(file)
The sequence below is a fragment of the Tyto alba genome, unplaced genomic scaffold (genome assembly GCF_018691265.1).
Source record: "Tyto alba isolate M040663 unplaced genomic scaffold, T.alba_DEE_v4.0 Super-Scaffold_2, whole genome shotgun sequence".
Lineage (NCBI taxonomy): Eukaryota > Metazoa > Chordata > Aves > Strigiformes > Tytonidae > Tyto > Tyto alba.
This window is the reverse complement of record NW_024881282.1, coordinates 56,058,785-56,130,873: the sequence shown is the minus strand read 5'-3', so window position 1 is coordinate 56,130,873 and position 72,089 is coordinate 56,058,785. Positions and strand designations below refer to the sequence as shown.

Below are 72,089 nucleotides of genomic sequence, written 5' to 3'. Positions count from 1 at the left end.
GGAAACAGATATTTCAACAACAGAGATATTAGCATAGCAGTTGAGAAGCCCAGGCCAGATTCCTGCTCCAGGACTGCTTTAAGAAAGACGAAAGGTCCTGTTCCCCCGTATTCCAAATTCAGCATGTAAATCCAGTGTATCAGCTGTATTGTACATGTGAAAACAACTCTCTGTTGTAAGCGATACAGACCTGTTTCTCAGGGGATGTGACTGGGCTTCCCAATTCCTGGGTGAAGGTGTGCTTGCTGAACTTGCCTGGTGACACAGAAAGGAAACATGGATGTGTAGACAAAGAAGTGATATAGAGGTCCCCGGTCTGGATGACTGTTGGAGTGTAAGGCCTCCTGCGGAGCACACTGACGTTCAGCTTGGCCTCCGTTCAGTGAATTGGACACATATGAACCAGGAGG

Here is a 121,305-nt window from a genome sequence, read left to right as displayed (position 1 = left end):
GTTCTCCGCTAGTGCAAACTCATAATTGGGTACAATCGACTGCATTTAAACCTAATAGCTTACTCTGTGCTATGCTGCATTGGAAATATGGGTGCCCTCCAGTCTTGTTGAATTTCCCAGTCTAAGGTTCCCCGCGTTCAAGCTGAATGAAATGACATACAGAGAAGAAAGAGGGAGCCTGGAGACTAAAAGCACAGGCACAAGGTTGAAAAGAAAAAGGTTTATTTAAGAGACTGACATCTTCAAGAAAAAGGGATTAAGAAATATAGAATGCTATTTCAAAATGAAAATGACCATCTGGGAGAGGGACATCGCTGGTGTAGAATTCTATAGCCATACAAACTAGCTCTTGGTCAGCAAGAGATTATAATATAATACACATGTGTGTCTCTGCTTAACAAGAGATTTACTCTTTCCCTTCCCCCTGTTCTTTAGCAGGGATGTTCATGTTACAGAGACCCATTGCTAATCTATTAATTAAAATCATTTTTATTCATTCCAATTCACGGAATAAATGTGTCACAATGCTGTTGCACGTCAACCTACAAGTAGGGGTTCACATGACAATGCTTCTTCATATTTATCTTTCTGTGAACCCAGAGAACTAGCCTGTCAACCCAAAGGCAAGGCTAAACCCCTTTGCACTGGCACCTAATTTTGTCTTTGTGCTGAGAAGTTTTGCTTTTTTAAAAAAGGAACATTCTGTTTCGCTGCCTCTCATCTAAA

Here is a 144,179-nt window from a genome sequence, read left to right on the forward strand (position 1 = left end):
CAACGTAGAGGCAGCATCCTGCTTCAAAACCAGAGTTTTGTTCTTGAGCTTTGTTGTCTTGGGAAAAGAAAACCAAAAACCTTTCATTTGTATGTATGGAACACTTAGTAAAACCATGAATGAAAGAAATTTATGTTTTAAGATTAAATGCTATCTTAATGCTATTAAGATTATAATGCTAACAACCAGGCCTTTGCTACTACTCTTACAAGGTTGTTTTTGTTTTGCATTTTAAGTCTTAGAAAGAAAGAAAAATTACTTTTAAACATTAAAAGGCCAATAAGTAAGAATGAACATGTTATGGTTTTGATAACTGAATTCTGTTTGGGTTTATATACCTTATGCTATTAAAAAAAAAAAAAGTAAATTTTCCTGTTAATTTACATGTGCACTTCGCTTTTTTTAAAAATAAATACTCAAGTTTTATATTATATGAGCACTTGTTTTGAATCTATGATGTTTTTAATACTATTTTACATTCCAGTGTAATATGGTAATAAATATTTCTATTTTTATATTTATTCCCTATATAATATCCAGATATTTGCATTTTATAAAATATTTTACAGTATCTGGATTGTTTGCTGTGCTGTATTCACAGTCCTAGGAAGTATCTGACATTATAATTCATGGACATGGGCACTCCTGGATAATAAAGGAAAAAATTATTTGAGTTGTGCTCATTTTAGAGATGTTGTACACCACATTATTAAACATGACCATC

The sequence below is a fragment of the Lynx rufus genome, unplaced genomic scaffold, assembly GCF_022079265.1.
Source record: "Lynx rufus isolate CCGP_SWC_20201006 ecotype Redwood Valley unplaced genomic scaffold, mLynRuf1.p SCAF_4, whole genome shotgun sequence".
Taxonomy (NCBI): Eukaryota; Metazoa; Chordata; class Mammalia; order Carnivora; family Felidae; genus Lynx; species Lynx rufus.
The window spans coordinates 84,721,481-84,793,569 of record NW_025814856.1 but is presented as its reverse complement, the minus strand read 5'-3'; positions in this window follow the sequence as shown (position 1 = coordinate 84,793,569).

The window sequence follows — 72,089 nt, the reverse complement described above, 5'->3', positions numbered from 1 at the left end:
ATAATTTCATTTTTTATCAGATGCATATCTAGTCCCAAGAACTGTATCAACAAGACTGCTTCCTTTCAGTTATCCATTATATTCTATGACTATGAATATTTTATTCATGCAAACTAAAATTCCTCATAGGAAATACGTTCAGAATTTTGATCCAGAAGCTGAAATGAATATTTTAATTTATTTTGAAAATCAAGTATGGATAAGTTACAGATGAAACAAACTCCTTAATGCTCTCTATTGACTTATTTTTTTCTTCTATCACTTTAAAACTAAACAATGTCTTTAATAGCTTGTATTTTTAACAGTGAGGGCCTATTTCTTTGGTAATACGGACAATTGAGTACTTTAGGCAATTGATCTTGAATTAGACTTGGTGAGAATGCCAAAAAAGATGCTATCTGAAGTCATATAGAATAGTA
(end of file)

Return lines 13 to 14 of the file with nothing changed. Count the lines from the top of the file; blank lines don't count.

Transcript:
Taxonomy (NCBI): Eukaryota; Metazoa; Chordata; class Mammalia; order Carnivora; family Felidae; genus Lynx; species Lynx rufus.
The window spans coordinates 84,721,481-84,793,569 of record NW_025814856.1 but is presented as its reverse complement, the minus strand read 5'-3'; positions in this window follow the sequence as shown (position 1 = coordinate 84,793,569).